How to Get Ready for Spring Semester

Unfortunately, winter break is drawing close to an end. The Spring 2015 semester will be upon us before we know it! College is very different from high school when it comes to returning back from winter break. High school students head back to a somewhat different schedule, especially if they’ve taken semester-long classes. I actually did not have any changes in my high school schedule, as my honors/AP classes were year-long core academic classes, and my electives were also year-long (Band and Spanish). I think the highlight of my schedule-picking was getting to see what physical education sub-class I could pick (I loved hip hop dance and even took a skill and body weight-lifting course with my friends once!). In college, all classes are semester-long only! Your schedule is bound to change, even looking radically different from the one you followed before winter break. Courses change, the times of your courses change, and the buildings change as well, leading to a completely different week-at-a-glance than Fall 2014. Although you can’t quite prepare for your first full week of the semester, you can help yourself out ahead of time and help make your transition back to campus a smooth one.

  1. Plan Your Planner – I decided to opt for a January to December year-long planner instead of sticking to my Academic calendar. Don’t get me wrong – I love my iBook University of Illinois planner, and have used mine every single year! However, I’m looking to really utilize my planner this semester, and decided to purchase a larger size. This way, I can also include a simple hour-by-hour schedule on one side of the daily view while also leaving the other side to organize my homework To-Do lists. This way, I’m able to combine the hourly scheduling of Google Calendar with the minimalistic Task list of iStudy and iHomework apps that I tried using. What I would like to do for this semester is get all of my due dates and deadlines down in the planner, along with scheduling in an abridged version of each syllabus I receive for my courses. My Google calendar will still be in use, because the powerful syncing with my smartphone is incredibly helpful to know when someone asks me for my availability at a moment’s notice; I don’t need to pull out my massive planner – that’s just for me. As soon as you see the course webpages for the Spring 2015 semester ready (hint: it’s usually anywhere from 1 week to 1 day before the class starts), get your planner ready to go so you have an idea of how much work you’re going to need to do for your courses before you even walk in the door of your first lecture.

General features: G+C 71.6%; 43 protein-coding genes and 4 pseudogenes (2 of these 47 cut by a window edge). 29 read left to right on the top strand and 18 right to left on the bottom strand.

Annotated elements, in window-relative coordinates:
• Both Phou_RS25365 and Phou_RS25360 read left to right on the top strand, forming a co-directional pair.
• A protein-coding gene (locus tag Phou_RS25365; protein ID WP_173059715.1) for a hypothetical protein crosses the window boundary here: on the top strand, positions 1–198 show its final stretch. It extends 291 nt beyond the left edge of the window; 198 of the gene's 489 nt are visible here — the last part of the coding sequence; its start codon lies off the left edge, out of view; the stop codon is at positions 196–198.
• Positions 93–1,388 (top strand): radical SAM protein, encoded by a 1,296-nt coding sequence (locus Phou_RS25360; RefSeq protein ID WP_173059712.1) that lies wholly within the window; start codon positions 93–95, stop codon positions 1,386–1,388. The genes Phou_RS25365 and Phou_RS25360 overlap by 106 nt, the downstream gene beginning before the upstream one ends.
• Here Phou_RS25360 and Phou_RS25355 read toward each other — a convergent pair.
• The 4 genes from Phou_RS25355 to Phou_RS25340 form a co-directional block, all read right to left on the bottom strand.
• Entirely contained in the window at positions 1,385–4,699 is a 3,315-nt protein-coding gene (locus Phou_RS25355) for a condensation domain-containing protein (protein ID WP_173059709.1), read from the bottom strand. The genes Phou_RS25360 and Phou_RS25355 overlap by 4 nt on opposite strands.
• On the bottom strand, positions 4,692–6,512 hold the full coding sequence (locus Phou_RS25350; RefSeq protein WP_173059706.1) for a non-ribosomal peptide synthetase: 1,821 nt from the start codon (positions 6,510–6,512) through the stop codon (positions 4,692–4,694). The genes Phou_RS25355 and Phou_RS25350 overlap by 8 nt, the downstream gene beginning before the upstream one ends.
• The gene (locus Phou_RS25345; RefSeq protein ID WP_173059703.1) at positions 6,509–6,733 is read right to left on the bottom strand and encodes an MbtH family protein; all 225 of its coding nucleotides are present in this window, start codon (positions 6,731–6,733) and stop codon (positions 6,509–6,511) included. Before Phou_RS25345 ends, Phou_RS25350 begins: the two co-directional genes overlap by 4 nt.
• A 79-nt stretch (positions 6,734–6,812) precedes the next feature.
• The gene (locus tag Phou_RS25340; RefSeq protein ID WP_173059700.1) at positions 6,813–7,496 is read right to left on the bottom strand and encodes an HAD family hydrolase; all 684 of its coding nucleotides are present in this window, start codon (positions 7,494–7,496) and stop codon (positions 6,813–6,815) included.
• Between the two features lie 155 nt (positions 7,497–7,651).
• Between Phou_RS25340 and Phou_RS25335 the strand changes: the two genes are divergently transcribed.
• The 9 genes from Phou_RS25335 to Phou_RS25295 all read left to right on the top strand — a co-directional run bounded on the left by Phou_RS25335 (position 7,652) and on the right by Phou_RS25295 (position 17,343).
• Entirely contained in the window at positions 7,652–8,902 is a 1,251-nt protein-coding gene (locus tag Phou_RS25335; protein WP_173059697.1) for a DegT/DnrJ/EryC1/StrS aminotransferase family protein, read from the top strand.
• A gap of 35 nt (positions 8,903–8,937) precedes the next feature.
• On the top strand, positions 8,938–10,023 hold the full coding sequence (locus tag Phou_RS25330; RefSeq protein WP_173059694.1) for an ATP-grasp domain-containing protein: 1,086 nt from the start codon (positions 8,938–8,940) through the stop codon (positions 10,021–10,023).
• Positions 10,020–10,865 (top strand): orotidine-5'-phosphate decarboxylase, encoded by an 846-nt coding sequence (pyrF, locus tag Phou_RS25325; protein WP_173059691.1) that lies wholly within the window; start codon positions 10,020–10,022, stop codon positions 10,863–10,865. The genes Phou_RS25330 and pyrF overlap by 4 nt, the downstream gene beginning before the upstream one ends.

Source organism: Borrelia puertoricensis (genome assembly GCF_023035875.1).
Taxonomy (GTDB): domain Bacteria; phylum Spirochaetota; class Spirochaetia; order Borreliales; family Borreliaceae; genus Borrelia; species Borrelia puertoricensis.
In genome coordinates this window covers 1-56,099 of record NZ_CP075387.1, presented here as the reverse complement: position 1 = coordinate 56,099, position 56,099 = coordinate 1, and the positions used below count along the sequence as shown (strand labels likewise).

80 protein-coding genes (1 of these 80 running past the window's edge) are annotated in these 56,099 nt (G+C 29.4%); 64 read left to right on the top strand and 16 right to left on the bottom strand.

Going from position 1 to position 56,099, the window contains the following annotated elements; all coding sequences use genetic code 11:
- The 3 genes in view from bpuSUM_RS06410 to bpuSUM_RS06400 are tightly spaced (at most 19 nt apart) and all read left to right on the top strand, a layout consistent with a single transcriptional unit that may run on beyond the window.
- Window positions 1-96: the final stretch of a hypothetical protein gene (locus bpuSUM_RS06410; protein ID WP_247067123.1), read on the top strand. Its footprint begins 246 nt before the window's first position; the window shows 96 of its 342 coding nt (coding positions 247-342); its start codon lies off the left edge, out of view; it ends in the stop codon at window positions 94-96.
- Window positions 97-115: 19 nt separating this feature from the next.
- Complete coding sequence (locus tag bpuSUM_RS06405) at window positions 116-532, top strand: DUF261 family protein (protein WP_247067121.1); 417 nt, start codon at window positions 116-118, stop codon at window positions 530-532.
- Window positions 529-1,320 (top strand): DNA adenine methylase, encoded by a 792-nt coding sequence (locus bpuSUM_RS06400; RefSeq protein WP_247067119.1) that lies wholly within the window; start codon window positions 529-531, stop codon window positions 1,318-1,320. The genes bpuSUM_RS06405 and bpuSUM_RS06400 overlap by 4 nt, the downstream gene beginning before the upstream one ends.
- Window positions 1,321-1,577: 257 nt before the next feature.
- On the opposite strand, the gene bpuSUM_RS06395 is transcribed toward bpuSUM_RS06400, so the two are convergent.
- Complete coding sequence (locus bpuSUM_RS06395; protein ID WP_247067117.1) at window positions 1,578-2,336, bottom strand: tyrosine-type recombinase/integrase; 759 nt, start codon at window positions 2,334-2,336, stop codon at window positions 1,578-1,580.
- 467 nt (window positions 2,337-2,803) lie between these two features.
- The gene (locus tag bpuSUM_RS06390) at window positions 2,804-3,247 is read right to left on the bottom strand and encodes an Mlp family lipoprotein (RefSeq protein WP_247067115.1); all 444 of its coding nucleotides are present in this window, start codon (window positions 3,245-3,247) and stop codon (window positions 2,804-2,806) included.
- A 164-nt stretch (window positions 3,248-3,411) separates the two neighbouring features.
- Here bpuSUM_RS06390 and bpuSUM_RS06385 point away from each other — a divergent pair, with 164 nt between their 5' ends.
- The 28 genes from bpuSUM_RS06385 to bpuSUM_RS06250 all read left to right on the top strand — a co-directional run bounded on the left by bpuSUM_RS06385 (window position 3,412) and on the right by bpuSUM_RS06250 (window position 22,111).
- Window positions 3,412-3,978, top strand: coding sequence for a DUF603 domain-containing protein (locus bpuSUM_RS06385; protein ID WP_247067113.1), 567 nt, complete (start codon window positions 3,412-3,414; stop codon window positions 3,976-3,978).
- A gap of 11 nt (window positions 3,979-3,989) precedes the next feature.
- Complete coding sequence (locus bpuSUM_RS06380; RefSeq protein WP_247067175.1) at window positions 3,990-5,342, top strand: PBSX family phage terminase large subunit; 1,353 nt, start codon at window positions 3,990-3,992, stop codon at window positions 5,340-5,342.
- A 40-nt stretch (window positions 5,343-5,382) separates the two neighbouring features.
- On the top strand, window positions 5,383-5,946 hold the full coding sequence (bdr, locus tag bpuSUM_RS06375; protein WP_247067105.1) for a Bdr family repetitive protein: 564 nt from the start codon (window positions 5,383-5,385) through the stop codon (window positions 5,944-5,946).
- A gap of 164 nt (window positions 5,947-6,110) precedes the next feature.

2. Deal with Textbooks – Need some extra cash? Look to selling your Fall 2014 semester textbooks! Chances are, you’re going to be buying textbooks for this new semester, and it’s nice to have all of the kinks sorted out ahead of time. Before you forget, be sure to return any rented or loaned textbooks as soon as possible in order to avoid hefty late fines. I regularly use to rent books, and they would also ship the books with a pre-paid mailer, so I didn’t have to pay for shipping in return. Look into renting books for the upcoming semester to save you some cash, or get on Facebook and other forms to social media to look for students who have previously taken the course. See if they’ll offer the textbook to you for a discounted price! This option also works for old exams and study guides, as a lot of students will look to sell old study guides and course packets on Facebook groups, so keep your eyes open!
  3. Do Some Scoping – I like to read up on my professors before I sit in their classes. The University of Illinois is a fantastic school, and our professors are some of the finest in the world, all known masters of their respective fields. Resources like, Facebook threads for class registration, and even the professors’ websites will help you get an idea of who will be reading your papers and grading your exams this upcoming semester. is particularly helpful, because you’re able to see when the student took the course and wrote the review, helping you see how the course itself has changed over the semesters. I learned that some professors may be poor lecturers but quite helpful during office hours. Some professors may be open to questions in their lectures instead of their office hours. Maybe some professors use their Teaching Assistants to do the lecturing for them? Investigate using social media threads and other websites, and you’re guaranteed to be less intimidated on the first day.
  4. RELAX – Didn’t think that this one would be on the list, did ya? Nothing helps me get ready for the next semester like the feeling of simply doing nothing at all – relaxing my days away with my family, a good book, some quality Netflix time (before I quit the website as part of my New Years’ Resolutions), and hanging out with my friends. You can’t even begin to think about the next semester without making the most of winter break, and being relaxed before your next round of exams, midterms, papers, and quizzes will be the most beneficial part of being prepared. I hate feeling burned out and run into the ground, and knowing that I have a good four months of doing work ahead of me does not help to alleviate that pain. So take some serious time off and utilize what we have left of winter break. Trust me, when it’s the middle of February and you know you have six weeks until Spring Break, you’ll feel better knowing that you did.


There’s less than two weeks left in our winter break! I don’t know if I’m done relaxing yet!! Time to really use what’s left of this break to spend some more time with my family.


Happy Snow Day!




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